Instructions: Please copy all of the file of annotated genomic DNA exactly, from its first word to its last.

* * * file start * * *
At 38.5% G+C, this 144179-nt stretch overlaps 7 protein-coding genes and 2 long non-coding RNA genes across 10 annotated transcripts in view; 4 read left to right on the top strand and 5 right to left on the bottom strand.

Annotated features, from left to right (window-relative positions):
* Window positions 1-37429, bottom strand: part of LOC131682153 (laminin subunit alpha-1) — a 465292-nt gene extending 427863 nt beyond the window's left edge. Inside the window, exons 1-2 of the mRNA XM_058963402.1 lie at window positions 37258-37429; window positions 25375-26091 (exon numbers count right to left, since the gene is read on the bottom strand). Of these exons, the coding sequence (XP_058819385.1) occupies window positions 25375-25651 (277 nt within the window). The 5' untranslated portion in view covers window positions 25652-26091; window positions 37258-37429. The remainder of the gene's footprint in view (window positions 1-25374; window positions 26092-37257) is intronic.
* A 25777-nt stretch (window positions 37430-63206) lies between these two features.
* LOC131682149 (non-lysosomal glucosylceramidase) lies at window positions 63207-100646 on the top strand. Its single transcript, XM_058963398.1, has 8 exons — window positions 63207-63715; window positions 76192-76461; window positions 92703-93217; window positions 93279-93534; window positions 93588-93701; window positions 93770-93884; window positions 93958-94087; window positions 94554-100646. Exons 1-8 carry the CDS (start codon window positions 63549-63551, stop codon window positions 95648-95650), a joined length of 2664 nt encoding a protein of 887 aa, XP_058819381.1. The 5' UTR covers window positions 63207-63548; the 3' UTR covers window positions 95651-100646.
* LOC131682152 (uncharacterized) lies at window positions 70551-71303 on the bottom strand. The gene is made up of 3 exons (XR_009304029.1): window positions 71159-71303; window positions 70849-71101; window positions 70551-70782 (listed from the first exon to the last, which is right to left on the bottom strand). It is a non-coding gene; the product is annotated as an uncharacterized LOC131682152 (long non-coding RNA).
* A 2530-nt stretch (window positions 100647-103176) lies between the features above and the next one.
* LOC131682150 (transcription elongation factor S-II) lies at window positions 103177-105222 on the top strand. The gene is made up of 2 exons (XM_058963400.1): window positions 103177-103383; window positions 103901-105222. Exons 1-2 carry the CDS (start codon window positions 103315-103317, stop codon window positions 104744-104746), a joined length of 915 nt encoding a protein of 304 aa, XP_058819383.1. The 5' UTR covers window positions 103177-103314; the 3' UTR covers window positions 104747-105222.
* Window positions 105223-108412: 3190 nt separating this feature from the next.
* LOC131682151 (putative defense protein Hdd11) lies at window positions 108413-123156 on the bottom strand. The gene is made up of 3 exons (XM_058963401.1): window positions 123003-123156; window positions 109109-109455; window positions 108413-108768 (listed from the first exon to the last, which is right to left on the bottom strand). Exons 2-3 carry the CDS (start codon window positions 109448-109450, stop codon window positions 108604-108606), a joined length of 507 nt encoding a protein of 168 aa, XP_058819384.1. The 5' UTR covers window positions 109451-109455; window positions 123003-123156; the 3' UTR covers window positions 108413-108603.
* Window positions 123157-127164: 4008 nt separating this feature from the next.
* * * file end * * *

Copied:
At 38.5% G+C, this 144179-nt stretch overlaps 7 protein-coding genes and 2 long non-coding RNA genes across 10 annotated transcripts in view; 4 read left to right on the top strand and 5 right to left on the bottom strand.

Annotated features, from left to right (window-relative positions):
* Window positions 1-37429, bottom strand: part of LOC131682153 (laminin subunit alpha-1) — a 465292-nt gene extending 427863 nt beyond the window's left edge. Inside the window, exons 1-2 of the mRNA XM_058963402.1 lie at window positions 37258-37429; window positions 25375-26091 (exon numbers count right to left, since the gene is read on the bottom strand). Of these exons, the coding sequence (XP_058819385.1) occupies window positions 25375-25651 (277 nt within the window). The 5' untranslated portion in view covers window positions 25652-26091; window positions 37258-37429. The remainder of the gene's footprint in view (window positions 1-25374; window positions 26092-37257) is intronic.
* A 25777-nt stretch (window positions 37430-63206) lies between these two features.
* LOC131682149 (non-lysosomal glucosylceramidase) lies at window positions 63207-100646 on the top strand. Its single transcript, XM_058963398.1, has 8 exons — window positions 63207-63715; window positions 76192-76461; window positions 92703-93217; window positions 93279-93534; window positions 93588-93701; window positions 93770-93884; window positions 93958-94087; window positions 94554-100646. Exons 1-8 carry the CDS (start codon window positions 63549-63551, stop codon window positions 95648-95650), a joined length of 2664 nt encoding a protein of 887 aa, XP_058819381.1. The 5' UTR covers window positions 63207-63548; the 3' UTR covers window positions 95651-100646.
* LOC131682152 (uncharacterized) lies at window positions 70551-71303 on the bottom strand. The gene is made up of 3 exons (XR_009304029.1): window positions 71159-71303; window positions 70849-71101; window positions 70551-70782 (listed from the first exon to the last, which is right to left on the bottom strand). It is a non-coding gene; the product is annotated as an uncharacterized LOC131682152 (long non-coding RNA).
* A 2530-nt stretch (window positions 100647-103176) lies between the features above and the next one.
* LOC131682150 (transcription elongation factor S-II) lies at window positions 103177-105222 on the top strand. The gene is made up of 2 exons (XM_058963400.1): window positions 103177-103383; window positions 103901-105222. Exons 1-2 carry the CDS (start codon window positions 103315-103317, stop codon window positions 104744-104746), a joined length of 915 nt encoding a protein of 304 aa, XP_058819383.1. The 5' UTR covers window positions 103177-103314; the 3' UTR covers window positions 104747-105222.
* Window positions 105223-108412: 3190 nt separating this feature from the next.
* LOC131682151 (putative defense protein Hdd11) lies at window positions 108413-123156 on the bottom strand. The gene is made up of 3 exons (XM_058963401.1): window positions 123003-123156; window positions 109109-109455; window positions 108413-108768 (listed from the first exon to the last, which is right to left on the bottom strand). Exons 2-3 carry the CDS (start codon window positions 109448-109450, stop codon window positions 108604-108606), a joined length of 507 nt encoding a protein of 168 aa, XP_058819384.1. The 5' UTR covers window positions 109451-109455; window positions 123003-123156; the 3' UTR covers window positions 108413-108603.
* Window positions 123157-127164: 4008 nt separating this feature from the next.